Order in bulk: Join forces with your closest neighbors to order soil, compost, mulch or other additives in bulk instead of buying food in plastic bags. – Brooke Edmunds, OSU gardener.

Reduce the amount of plastic: Reduce the number of disposable plastic pots in your garden by:

  • Growing seeds at home in egg cartons, toilet paper tubes or even homemade newspaper pots;
  • If you want to plant seeds in larger containers, try using plastic containers or containers from home (yogurt containers are better);
  • Buy plants with bare roots;
  • In your nursery, look for pots made from compostable materials such as coconut fiber, paper, or cow dung. – Gail Langellotto, Statewide OSE Extension Master Gardener Coordinator and Professor of Horticulture

Reduce pesticide use:

  • Replace pest-prone plants with ones that do not require frequent pesticide use;
  • Learn more about specific pests in your garden and look for alternative control methods;
  • Remember that some pest problems can be a matter of perspective and tolerance. Do you have a place or place to withstand slight aesthetic damage to certain plants that will not cause long-term harm to plant health.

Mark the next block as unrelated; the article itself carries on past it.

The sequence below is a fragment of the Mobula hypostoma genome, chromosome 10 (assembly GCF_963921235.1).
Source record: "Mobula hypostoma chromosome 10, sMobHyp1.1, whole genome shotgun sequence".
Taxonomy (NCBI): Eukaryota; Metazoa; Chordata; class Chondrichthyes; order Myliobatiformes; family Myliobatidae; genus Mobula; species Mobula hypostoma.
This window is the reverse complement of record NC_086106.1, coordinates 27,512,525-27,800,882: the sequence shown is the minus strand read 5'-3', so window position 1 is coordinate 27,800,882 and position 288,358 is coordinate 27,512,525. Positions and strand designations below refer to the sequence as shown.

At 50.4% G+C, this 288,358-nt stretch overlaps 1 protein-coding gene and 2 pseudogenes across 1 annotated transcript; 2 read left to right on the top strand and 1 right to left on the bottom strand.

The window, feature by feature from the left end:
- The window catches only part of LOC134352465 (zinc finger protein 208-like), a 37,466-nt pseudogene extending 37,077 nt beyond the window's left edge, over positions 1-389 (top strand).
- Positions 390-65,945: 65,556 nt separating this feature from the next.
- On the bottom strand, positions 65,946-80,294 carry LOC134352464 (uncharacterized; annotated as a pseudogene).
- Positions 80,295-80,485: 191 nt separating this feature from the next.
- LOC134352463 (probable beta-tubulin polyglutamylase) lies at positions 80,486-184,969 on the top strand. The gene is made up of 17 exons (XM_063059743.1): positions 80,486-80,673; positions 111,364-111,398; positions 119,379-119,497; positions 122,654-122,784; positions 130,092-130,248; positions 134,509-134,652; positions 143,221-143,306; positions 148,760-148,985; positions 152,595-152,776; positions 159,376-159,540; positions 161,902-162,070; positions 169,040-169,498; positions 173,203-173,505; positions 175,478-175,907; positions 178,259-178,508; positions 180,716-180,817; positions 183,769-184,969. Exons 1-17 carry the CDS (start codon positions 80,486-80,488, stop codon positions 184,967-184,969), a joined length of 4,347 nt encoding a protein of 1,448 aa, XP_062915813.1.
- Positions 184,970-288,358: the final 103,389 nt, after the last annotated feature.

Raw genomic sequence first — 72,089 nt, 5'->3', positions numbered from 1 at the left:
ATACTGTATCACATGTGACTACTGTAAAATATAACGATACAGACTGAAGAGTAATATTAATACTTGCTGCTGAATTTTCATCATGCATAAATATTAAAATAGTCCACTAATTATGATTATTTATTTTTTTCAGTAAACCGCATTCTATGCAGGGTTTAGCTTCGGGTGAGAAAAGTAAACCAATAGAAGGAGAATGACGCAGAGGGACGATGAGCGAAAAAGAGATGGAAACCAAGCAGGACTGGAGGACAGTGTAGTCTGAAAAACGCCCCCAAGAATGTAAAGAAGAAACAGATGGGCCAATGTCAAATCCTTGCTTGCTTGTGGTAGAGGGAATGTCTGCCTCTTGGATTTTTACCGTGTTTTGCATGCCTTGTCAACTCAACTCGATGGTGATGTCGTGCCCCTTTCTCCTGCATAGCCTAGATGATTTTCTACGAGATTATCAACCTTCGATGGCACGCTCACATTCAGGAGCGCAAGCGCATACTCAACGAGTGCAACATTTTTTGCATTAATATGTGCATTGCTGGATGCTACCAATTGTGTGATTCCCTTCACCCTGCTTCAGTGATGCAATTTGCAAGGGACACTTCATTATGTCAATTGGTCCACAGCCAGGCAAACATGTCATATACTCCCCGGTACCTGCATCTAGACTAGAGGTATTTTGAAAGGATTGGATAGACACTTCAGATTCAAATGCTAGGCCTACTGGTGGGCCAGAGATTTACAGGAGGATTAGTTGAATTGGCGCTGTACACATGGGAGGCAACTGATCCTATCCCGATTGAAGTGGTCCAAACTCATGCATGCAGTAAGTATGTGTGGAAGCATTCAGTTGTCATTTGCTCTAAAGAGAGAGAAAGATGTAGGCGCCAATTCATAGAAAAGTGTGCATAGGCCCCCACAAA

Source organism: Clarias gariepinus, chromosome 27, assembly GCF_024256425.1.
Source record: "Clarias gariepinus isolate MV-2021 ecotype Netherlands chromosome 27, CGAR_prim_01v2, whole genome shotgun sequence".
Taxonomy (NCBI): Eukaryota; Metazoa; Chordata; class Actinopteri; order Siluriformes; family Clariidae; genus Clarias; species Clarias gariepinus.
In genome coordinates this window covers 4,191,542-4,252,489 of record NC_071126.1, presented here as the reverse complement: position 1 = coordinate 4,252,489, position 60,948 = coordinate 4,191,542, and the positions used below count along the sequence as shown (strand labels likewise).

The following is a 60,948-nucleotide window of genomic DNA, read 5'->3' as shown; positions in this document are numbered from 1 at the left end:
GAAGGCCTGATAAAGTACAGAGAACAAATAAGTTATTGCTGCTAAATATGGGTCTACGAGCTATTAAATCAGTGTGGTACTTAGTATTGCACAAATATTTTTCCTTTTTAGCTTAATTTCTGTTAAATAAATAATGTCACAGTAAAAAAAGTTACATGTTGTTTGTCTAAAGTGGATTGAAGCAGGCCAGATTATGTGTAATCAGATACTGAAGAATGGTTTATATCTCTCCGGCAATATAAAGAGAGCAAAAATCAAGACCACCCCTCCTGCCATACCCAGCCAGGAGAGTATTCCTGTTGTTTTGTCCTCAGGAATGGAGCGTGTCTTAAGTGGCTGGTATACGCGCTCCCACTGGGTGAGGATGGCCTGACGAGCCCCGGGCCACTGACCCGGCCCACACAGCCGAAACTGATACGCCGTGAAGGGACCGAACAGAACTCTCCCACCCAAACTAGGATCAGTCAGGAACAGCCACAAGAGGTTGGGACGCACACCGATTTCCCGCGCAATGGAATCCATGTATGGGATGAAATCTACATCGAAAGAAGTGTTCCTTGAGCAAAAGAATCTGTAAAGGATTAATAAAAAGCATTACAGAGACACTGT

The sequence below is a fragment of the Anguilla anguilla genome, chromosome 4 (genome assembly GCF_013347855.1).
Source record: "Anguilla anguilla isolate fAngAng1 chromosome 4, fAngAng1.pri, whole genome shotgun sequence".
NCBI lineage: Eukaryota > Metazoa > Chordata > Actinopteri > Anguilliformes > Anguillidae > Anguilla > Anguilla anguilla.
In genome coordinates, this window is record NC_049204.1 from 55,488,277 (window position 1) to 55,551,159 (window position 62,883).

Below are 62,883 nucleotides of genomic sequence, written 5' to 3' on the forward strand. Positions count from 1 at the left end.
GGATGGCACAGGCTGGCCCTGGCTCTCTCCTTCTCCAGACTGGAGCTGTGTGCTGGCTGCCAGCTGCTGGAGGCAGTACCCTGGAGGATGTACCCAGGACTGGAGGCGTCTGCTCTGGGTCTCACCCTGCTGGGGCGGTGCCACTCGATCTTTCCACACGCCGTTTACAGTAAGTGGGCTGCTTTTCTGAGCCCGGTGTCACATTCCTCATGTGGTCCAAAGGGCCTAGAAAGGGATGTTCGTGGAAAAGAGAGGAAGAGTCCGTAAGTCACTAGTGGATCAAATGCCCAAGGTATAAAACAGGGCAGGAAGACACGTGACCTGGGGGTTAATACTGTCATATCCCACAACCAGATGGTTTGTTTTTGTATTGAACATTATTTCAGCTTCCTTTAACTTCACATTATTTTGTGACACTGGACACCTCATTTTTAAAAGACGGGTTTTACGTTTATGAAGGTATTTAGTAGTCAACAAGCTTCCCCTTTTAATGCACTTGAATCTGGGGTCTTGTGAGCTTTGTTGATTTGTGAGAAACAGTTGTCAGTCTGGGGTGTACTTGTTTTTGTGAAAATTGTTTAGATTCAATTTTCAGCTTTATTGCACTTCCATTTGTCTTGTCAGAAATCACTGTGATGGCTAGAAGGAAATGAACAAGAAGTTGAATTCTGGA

• If you have a lawn or landscape maintenance service and they regularly spray pesticides, make sure you know the pests they are spraying against. Educate yourself to find alternatives or find out if pesticides are needed at all. Some services will spray at regular intervals (for example, every two weeks or every month), whether required or not. – Gail Langellotto, OSU Staff Expansion Coordinator and Professor of Horticulture

Reduce water consumption by choosing plants: One way to make your garden environmentally friendly is to reduce your water consumption. Special irrigation systems are often installed to reduce the amount of irrigation or waste water. An even better way is to use plants in your garden that are drought tolerant and do not require watering. The Willamette Valley climate is semi-Mediterranean with dry summers, so growing plants that can withstand these conditions is a good way to create an eco-friendly, low-maintenance garden.

Plants growing in our region will achieve this goal, but there are also a number of plants growing in other regions of the Mediterranean that also survive our summer drought. The North Willamette Center for Research and Extension of OGU is currently testing drought-tolerant groundcover as part of the Northwest Plant Assessment Program, which also evaluated other landscape plants grown without irrigation, including manzanite, grevillea, rockrose and California lilac. … Some of these plants, as well as many other drought tolerant plants, can be found in local nurseries and planted in non-irrigated areas of the landscape to reduce water use in gardens. For more information, view site… – Hilter Stoven, gardener of OSU.

– Kym Submissive, kym.pokorny@oregonstate.edu